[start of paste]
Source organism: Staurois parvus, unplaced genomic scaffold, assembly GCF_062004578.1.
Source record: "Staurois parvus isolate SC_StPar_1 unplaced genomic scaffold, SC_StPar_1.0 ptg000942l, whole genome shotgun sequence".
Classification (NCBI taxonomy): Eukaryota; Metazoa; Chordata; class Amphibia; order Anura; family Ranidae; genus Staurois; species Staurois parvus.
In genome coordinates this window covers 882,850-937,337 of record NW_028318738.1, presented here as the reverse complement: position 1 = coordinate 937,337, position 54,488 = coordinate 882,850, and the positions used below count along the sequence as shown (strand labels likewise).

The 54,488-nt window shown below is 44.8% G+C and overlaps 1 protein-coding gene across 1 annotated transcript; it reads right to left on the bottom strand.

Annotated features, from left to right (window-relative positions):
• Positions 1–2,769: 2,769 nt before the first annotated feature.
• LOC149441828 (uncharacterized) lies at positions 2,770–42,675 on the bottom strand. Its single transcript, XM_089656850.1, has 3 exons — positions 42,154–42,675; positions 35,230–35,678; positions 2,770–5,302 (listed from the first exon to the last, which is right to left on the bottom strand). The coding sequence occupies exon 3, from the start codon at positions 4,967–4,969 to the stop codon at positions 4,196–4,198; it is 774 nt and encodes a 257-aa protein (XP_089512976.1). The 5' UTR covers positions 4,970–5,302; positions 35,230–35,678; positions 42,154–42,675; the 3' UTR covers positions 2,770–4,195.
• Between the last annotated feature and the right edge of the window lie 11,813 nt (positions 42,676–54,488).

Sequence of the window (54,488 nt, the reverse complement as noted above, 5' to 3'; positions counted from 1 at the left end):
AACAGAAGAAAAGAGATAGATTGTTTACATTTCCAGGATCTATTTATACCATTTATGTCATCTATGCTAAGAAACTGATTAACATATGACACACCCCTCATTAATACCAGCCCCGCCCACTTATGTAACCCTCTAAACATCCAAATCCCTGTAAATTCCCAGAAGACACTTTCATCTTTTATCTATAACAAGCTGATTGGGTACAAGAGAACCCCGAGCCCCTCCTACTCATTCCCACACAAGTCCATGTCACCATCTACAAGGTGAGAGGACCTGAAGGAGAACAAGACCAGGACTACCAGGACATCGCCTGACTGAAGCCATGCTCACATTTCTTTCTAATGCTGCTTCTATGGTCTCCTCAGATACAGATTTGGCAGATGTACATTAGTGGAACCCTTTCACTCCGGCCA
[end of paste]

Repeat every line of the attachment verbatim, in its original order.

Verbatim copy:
Source organism: Staurois parvus, unplaced genomic scaffold, assembly GCF_062004578.1.
Source record: "Staurois parvus isolate SC_StPar_1 unplaced genomic scaffold, SC_StPar_1.0 ptg000942l, whole genome shotgun sequence".
Classification (NCBI taxonomy): Eukaryota; Metazoa; Chordata; class Amphibia; order Anura; family Ranidae; genus Staurois; species Staurois parvus.
In genome coordinates this window covers 882,850-937,337 of record NW_028318738.1, presented here as the reverse complement: position 1 = coordinate 937,337, position 54,488 = coordinate 882,850, and the positions used below count along the sequence as shown (strand labels likewise).

The 54,488-nt window shown below is 44.8% G+C and overlaps 1 protein-coding gene across 1 annotated transcript; it reads right to left on the bottom strand.

Annotated features, from left to right (window-relative positions):
• Positions 1–2,769: 2,769 nt before the first annotated feature.
• LOC149441828 (uncharacterized) lies at positions 2,770–42,675 on the bottom strand. Its single transcript, XM_089656850.1, has 3 exons — positions 42,154–42,675; positions 35,230–35,678; positions 2,770–5,302 (listed from the first exon to the last, which is right to left on the bottom strand). The coding sequence occupies exon 3, from the start codon at positions 4,967–4,969 to the stop codon at positions 4,196–4,198; it is 774 nt and encodes a 257-aa protein (XP_089512976.1). The 5' UTR covers positions 4,970–5,302; positions 35,230–35,678; positions 42,154–42,675; the 3' UTR covers positions 2,770–4,195.
• Between the last annotated feature and the right edge of the window lie 11,813 nt (positions 42,676–54,488).

Sequence of the window (54,488 nt, the reverse complement as noted above, 5' to 3'; positions counted from 1 at the left end):
AACAGAAGAAAAGAGATAGATTGTTTACATTTCCAGGATCTATTTATACCATTTATGTCATCTATGCTAAGAAACTGATTAACATATGACACACCCCTCATTAATACCAGCCCCGCCCACTTATGTAACCCTCTAAACATCCAAATCCCTGTAAATTCCCAGAAGACACTTTCATCTTTTATCTATAACAAGCTGATTGGGTACAAGAGAACCCCGAGCCCCTCCTACTCATTCCCACACAAGTCCATGTCACCATCTACAAGGTGAGAGGACCTGAAGGAGAACAAGACCAGGACTACCAGGACATCGCCTGACTGAAGCCATGCTCACATTTCTTTCTAATGCTGCTTCTATGGTCTCCTCAGATACAGATTTGGCAGATGTACATTAGTGGAACCCTTTCACTCCGGCCA